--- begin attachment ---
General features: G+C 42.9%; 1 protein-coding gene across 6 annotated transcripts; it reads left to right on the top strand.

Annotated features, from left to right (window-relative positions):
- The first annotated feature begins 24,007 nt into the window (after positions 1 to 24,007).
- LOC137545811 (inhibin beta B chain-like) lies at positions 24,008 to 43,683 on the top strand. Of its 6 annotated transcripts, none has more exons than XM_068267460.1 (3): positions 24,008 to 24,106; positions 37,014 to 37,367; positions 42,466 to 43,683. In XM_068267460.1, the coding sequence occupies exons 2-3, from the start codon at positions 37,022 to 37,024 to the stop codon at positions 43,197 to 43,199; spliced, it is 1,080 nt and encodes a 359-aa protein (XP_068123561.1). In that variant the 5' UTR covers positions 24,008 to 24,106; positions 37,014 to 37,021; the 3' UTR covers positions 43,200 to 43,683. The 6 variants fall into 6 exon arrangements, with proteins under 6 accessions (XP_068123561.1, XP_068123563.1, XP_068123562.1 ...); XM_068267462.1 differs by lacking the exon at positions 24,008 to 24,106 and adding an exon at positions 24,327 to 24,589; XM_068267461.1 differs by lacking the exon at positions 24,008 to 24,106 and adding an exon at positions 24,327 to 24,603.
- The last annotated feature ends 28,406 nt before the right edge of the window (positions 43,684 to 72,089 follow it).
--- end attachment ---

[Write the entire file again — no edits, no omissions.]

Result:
General features: G+C 42.9%; 1 protein-coding gene across 6 annotated transcripts; it reads left to right on the top strand.

Annotated features, from left to right (window-relative positions):
- The first annotated feature begins 24,007 nt into the window (after positions 1 to 24,007).
- LOC137545811 (inhibin beta B chain-like) lies at positions 24,008 to 43,683 on the top strand. Of its 6 annotated transcripts, none has more exons than XM_068267460.1 (3): positions 24,008 to 24,106; positions 37,014 to 37,367; positions 42,466 to 43,683. In XM_068267460.1, the coding sequence occupies exons 2-3, from the start codon at positions 37,022 to 37,024 to the stop codon at positions 43,197 to 43,199; spliced, it is 1,080 nt and encodes a 359-aa protein (XP_068123561.1). In that variant the 5' UTR covers positions 24,008 to 24,106; positions 37,014 to 37,021; the 3' UTR covers positions 43,200 to 43,683. The 6 variants fall into 6 exon arrangements, with proteins under 6 accessions (XP_068123561.1, XP_068123563.1, XP_068123562.1 ...); XM_068267462.1 differs by lacking the exon at positions 24,008 to 24,106 and adding an exon at positions 24,327 to 24,589; XM_068267461.1 differs by lacking the exon at positions 24,008 to 24,106 and adding an exon at positions 24,327 to 24,603.
- The last annotated feature ends 28,406 nt before the right edge of the window (positions 43,684 to 72,089 follow it).